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Digital Higher Education and Copyright Law in the Age of Pandemic - The Hungarian Experience

  1. Prof. Péter Mezei


Digital technologies have triggered significant methodological, business and behavioural changes in higher education. The increasing gap in the needs and possibilities of digital learning and education was partially due to the rigid and outdated copyright norms, which were designed for an analogue environment. The legislation of the European Union has accepted Directive 2019/790 on Copyright and Related Rights in the Digital Single Market (CDSM Directive) in 2019. As a part of this reform, the EU has amended (broadened) the scope of educational limitations and exceptions. Life has abruptly changed with the global outbreak of the SARS-CoV-2 (COVID-19) pandemic. It has led to the closure of the premises of educational institutions and libraries. The online access, use and sharing of copyright protected materials turned out to be the only way to continue education in the early lockdown period and continues to be a significant way of learning in the “new normal”. Hungary had to face the same challenges of the pandemic. Importantly enough, this country was the first to implement Article 5 of the CDSM Directive in April 2020. The empirical analysis of the new copyright regime and the effects of pandemic on higher education (and educational limitations and exceptions) is nevertheless still missing. This paper intends to fill in this gap. First, the paper shortly introduces the novelties of the CDSM reform related to educational limitations and exceptions in general and in Hungary, and discusses how the COVID-19 pandemic has affected higher education throughout 2020-2022. Second, it includes the empirical analysis of the awareness, perceptions and use practises of students, educators and librarians of the University of Szeged with respect to digital (distance and online) learning and teaching in the pandemic.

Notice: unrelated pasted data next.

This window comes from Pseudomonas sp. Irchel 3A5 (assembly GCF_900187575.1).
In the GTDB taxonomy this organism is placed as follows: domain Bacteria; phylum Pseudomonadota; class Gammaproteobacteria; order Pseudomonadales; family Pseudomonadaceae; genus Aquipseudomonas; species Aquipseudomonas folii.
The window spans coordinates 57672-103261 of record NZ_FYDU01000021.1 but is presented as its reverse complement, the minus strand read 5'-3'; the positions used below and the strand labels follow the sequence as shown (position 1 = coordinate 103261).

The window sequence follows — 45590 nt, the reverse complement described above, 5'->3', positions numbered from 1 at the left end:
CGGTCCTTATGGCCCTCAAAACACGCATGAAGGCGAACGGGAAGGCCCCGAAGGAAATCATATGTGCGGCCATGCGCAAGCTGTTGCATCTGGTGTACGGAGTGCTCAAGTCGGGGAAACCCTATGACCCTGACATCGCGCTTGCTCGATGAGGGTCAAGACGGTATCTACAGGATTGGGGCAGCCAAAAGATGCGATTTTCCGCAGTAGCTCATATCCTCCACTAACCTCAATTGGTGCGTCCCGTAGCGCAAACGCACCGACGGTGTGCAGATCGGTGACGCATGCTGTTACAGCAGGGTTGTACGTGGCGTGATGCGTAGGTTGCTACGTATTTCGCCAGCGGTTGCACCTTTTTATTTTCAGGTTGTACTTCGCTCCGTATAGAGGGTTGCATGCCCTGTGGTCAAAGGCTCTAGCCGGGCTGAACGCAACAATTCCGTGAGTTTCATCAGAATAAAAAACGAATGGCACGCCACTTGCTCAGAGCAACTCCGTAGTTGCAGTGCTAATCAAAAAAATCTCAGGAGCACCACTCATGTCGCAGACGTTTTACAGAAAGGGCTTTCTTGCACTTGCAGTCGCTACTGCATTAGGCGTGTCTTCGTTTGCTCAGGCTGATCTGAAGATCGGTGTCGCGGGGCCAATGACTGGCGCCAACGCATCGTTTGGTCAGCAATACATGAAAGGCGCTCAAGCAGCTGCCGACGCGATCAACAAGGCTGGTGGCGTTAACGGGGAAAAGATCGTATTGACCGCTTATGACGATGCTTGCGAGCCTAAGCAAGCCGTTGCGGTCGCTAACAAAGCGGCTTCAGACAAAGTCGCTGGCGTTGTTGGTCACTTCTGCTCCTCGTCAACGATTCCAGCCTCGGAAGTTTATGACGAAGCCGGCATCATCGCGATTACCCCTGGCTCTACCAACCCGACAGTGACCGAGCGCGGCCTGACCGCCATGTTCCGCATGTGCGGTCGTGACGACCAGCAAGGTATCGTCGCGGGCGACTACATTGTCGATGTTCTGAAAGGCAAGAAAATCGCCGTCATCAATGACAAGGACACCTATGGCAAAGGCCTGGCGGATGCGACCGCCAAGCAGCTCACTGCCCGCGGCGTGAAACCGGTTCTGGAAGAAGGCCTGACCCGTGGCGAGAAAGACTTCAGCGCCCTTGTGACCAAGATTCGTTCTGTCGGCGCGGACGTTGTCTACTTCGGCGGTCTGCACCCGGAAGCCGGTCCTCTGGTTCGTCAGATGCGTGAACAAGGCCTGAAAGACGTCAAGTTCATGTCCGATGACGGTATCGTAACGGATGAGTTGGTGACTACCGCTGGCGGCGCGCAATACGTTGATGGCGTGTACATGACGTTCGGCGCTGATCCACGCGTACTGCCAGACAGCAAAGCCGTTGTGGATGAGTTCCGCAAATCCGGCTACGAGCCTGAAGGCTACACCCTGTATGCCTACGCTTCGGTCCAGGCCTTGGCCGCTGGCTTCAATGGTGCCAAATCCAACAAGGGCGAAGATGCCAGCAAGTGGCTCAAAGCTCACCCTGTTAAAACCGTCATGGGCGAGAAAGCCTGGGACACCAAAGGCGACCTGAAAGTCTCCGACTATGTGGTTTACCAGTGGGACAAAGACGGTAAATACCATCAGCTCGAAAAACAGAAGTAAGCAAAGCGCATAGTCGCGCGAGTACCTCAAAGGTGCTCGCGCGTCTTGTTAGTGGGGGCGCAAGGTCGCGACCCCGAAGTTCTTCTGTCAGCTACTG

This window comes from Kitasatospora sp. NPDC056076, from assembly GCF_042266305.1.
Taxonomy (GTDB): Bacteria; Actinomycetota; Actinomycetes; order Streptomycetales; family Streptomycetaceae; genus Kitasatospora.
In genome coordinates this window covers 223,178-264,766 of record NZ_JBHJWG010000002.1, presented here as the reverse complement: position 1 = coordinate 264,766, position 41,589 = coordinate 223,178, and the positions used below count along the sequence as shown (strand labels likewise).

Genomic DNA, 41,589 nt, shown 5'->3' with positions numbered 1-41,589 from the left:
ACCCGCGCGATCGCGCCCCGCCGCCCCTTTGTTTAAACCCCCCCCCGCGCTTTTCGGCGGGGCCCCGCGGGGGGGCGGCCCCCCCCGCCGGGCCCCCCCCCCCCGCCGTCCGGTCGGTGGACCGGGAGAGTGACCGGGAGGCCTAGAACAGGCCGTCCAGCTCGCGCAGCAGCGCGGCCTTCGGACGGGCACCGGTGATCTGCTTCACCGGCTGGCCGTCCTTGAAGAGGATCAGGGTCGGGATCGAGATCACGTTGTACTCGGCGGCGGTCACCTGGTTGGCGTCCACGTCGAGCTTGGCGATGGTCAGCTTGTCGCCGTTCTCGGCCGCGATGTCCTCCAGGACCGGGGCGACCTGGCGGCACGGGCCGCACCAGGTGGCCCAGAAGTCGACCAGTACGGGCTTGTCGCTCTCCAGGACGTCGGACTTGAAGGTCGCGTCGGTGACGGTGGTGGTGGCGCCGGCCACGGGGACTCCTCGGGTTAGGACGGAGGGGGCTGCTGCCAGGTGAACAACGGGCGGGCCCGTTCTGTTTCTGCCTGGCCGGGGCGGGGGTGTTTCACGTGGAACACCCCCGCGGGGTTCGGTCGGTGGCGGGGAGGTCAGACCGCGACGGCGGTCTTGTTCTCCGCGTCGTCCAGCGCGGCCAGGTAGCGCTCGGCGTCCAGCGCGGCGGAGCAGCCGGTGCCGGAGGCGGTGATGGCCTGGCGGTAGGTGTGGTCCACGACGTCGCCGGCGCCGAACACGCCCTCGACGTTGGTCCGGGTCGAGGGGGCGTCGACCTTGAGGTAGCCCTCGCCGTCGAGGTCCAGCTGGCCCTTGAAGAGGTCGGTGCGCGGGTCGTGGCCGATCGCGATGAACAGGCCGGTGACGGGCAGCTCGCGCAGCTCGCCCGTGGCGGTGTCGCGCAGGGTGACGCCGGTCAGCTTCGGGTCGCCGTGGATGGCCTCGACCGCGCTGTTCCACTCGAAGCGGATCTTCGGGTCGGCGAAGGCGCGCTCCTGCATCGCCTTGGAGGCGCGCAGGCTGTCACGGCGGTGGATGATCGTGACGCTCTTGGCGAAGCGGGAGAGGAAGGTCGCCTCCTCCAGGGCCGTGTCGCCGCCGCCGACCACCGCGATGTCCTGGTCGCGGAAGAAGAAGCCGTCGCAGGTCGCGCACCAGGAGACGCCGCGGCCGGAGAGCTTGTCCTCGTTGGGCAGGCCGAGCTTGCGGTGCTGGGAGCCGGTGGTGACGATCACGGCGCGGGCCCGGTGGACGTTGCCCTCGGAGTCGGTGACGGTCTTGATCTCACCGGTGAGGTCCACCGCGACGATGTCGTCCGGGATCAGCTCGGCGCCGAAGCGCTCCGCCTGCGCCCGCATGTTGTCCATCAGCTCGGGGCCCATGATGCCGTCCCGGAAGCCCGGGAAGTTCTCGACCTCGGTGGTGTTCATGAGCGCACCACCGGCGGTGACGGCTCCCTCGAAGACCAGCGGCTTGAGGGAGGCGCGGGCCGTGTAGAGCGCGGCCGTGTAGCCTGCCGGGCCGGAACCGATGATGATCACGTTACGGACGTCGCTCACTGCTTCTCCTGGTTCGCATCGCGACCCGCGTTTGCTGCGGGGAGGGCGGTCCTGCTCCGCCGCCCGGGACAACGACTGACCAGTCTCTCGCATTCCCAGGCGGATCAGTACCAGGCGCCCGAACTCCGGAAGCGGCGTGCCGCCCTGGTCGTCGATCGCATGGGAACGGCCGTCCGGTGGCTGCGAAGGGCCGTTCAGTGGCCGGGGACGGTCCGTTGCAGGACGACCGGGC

1. Introduction*


The use of copyrighted materials for the purposes of education has become more important than ever. For a long time, digital technologies have triggered significant changes in the methodology of higher education; they prompted the academic publishers to rethink their strategies; and affected the behaviour of students, educators and organisations on the creation, access, use and dissemination of educational materials. [1]


Viewed from a global perspective, the changes of this field were far from uniform. Wealthier universities of wealthier countries could finance shifting towards online/distance education or accessing expensive databases quicker and more efficiently. American universities are pathfinders in offering massive open online courses, [2] and many of them are global leaders in finding the most optimal solutions for education in the pandemic as well. [3] Other nations struggled to keep this pace, which has reaffirmed the existence of an academic digital gap. [4] For many, distance and online education remained an exception rather than the default. The digital divide in and among countries is more than visible regarding education and the use of information and communications technologies. [5]